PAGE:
Sometimes, the connections found between distant family members can be surprising. Not long after I began this month's research project, I discovered my mother-in-law's matriline connected her with women living in colonial Maryland, reaching as far back in time as the mid-1600s. Now, reversing the process, I'm searching for descendants of those ancestral women who are considered an "exact match" to my mother-in-law's mitochondrial DNA signature. The trail this hunt has led me on so far has yielded some surprises.
The trail began with my mother-in-law's sixth great-grandmother, Elizabeth Duvall who, with her husband William Ridgely, gave the mitochondrial world eleven daughters whose multiple female descendants could possibly number well into the hundreds by the time of our current generation.
I started this mitochondrial chase with Elizabeth's daughter Martha Ridgely, sister of our direct line ancestor, Rachel Ridgely. The reason for this choice was simple: when researching ancestors in the 1600s, it is not easy to find mention of the women we are seeking.
In Martha's case, however, I was fortunate. One mention in a book—Joshua Dorsey Warfield's The Founders of Anne Arundel and Howard Counties, Maryland—revealed that Martha had married Henry Gaither. Henry, in turn, eventually became known as a D.A.R. Patriot.
From Martha and Henry, it was onward to following their daughters. First on my list—again, because I could find records for this—was their daughter Mary Gaither who, through marriage with another well-known family in Maryland, became the wife of Orlando Griffith Dorsey. The next generation brought yet another Mary, by then moved from Maryland to Kentucky, where Mary Dorsey became wife of John Carr.
Fortunately, this line from Martha to Mary to daughter Mary produced a family which once again included daughters. The mitochondrial line was still going strong.
That was where we met Mary and John Carr's daughter Mary Elizabeth Carr, wife of John Fenley. She it was who met that tragic end in the Quincy horror which claimed so many lives from the Fenley family. Though that appalling story permanently removed any chance of Mary Elizabeth Carr's mtDNA passing to future generations, Mary Elizabeth did have sisters.
Of course, I traced those lines, as well. I wanted to see where the mtDNA would land in the current generation. Unfortunately, I didn't find much to keep me going. Since Mary Elizabeth herself was born in 1819, the chances of finding her along with any other sisters in their parents' household by the time of the 1850 census—the first enumeration providing names of each resident in the household—would be slim. After all, Mary Elizabeth herself had been married to John Fenley in 1838. Still, I found three sisters: Martha, Laura, and Harriet.
Of those three, Martha married James T. Edmunds of Louisville, Kentucky, and had only sons. Laura married Benjamin Honoré and, though having what sounded like a fascinating life in both Chicago and Sarasota, Florida, had no children at all. Third sister Harriet died young—and unmarried—leaving me with no further leads.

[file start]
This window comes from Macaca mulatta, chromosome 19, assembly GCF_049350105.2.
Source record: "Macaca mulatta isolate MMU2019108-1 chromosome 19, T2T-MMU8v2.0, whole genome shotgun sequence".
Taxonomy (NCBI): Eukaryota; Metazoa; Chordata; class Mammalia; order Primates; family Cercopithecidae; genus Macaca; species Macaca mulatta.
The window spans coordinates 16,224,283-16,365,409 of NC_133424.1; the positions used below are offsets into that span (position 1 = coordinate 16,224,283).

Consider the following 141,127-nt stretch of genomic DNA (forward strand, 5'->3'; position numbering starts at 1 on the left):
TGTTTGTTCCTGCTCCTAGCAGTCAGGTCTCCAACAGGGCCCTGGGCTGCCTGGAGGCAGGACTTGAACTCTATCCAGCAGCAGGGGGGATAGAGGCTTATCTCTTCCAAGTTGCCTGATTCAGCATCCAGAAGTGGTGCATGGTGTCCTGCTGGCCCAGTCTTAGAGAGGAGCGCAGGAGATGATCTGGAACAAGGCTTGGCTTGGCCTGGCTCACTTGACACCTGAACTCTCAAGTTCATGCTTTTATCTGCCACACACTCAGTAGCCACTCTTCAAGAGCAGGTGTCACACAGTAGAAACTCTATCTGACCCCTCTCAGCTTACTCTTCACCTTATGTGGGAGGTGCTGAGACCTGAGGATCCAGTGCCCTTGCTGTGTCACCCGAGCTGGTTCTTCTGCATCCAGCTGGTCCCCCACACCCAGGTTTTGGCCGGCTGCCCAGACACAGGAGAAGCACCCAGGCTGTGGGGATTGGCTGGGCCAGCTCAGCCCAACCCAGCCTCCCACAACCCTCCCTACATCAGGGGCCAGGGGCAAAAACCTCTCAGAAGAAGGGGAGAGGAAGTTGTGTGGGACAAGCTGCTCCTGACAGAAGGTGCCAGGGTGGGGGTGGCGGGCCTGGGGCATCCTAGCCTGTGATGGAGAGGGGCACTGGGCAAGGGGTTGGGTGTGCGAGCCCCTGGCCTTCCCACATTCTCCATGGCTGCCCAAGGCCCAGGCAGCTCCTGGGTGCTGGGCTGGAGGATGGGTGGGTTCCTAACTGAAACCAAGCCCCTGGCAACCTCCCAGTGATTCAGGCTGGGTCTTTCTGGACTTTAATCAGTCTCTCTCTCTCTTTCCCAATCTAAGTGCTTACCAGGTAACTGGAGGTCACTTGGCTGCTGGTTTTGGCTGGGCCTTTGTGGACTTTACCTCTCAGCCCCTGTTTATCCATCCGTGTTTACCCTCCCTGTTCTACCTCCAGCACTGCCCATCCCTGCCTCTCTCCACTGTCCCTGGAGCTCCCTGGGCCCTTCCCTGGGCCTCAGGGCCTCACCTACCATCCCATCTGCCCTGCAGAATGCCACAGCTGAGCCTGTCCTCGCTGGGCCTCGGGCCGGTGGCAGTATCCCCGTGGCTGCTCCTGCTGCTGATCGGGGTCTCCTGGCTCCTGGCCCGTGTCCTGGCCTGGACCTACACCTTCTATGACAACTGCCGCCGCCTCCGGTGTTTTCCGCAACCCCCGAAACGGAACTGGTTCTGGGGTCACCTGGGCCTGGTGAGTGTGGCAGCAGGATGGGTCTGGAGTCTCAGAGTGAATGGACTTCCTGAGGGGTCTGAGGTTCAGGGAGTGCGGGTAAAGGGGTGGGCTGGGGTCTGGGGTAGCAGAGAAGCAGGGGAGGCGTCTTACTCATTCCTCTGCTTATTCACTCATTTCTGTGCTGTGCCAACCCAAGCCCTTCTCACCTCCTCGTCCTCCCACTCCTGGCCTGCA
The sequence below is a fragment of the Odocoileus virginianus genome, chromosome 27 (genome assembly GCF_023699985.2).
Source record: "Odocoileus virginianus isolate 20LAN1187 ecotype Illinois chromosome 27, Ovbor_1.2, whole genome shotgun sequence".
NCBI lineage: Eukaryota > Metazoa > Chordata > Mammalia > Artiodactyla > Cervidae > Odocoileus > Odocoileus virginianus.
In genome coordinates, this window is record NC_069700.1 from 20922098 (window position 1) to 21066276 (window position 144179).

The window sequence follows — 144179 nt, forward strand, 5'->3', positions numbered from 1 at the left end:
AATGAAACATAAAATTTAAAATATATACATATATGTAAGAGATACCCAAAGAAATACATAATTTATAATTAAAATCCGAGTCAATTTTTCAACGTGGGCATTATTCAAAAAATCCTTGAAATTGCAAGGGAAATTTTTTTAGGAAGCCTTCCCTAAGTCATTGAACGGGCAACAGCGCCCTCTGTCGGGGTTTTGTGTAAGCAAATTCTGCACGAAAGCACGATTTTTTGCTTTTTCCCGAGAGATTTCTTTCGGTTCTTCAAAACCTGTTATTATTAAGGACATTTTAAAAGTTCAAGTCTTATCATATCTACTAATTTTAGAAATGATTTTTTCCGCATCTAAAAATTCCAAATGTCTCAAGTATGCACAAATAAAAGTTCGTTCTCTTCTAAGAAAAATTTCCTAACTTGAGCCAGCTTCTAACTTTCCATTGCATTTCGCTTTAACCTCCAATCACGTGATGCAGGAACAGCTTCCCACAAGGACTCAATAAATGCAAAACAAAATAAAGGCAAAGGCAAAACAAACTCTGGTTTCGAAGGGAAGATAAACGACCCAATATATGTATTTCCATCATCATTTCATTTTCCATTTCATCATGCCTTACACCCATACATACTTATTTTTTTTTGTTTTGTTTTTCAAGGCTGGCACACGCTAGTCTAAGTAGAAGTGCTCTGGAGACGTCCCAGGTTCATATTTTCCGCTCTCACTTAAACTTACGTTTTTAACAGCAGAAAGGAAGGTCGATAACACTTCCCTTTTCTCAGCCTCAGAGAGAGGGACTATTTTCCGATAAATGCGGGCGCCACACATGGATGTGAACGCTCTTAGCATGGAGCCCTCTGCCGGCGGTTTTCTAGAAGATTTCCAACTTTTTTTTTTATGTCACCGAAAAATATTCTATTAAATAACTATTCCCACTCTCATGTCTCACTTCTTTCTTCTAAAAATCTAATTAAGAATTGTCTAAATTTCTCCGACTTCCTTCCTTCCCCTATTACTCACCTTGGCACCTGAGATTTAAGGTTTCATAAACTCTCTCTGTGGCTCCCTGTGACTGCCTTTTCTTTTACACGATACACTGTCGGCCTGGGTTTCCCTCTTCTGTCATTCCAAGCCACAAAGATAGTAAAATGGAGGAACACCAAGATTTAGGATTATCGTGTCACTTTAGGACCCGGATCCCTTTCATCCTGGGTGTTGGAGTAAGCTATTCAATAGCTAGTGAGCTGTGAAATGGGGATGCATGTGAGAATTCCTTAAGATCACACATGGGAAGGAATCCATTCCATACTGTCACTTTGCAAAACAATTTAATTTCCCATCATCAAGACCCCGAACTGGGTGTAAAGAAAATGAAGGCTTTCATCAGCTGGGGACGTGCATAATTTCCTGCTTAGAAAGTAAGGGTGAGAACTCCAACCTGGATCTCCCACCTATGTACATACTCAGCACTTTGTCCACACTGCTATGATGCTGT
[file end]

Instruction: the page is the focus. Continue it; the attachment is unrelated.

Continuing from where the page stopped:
I kept finding these mentions of another Honoré man who was somehow associated with the Carr family. Somehow, there had to be another Carr daughter to connect with this man. It wasn't until I went looking for the mother's own obituary—Mary Dorsey Carr died in 1883—that I finally found some leads.
What was strange was that Mary Carr's death notice appeared in multiple newspapers across the country. Much like had happened almost a decade later when her daughter Mary Elizabeth and the many Fenley family members died in the Quincy trail derailment, the elder Mary's story was carried by newswire services.
One eight-line insertion, ironically carried in a Baltimore newspaper, simply read:
Mrs. Mary Carr, one of the oldest citizens of Louisville, Ky., died in that city Wednesday, aged eighty-nine years. She was well-known in New York, Chicago and other places. Mrs. Henry Honoré, of Chicago, was a daughter of Mrs. Carr, while Mrs. Fred. Grant and Mrs. Potter Palmer, of Chicago, were her granddaughters.
Who was Henry Honoré? And Potter Palmer? Just in case I'd get lucky, I started my search for answers with a quick visit to Google. Turns out, Henry was not only brother-in-law to Laura, wife of his brother Benjamin, but both couples moved from Louisville, where Henry became better known as Chicago real estate developer Henry Harrison Honoré. Also joining in the move to Chicago was Henry's bride, Mary Carr's daughter Eliza Jane Carr.
Passing that old Duvall mtDNA down yet another generation, Eliza became mother to daughters Bertha and Ida Marie. Bertha—who eventually became an astute businesswoman in her own right—married millionaire Chicago businessman, Potter Palmer. Her sister Ida Marie became wife of Frederick Dent Grant, oldest son of General—and later, President—Ulysses S. Grant.
While Bertha was mother to two sons, Ida Marie did have one daughter, Julia. Once again, this subsequent generation presented an unexpected trip further down the Duvall matriline. While traveling in Europe with her aunt Bertha, Julia met—and eventually married—Prince Mikhail Mikhailovich Cantacuzène. At the time of their 1899 wedding, he was a Russian nobleman, general and diplomat under the imperial order of the tsar.
Once again, that mtDNA line survived another generation, with Julia and her husband escaping the turmoil of the Russian Revolution and returning to the United States with their family, which included two daughters, one of whom eventually had two daughters of her own.
Despite the count of passing generations, that mitochondrial DNA might still be preserved in that line, even possibly without mutation, from the point at which I first began the genealogical chase with Elizabeth Duvall in colonial Maryland. Somehow, though, I doubt I'll see any of those names among the exact matches to my mother-in-law's mtDNA.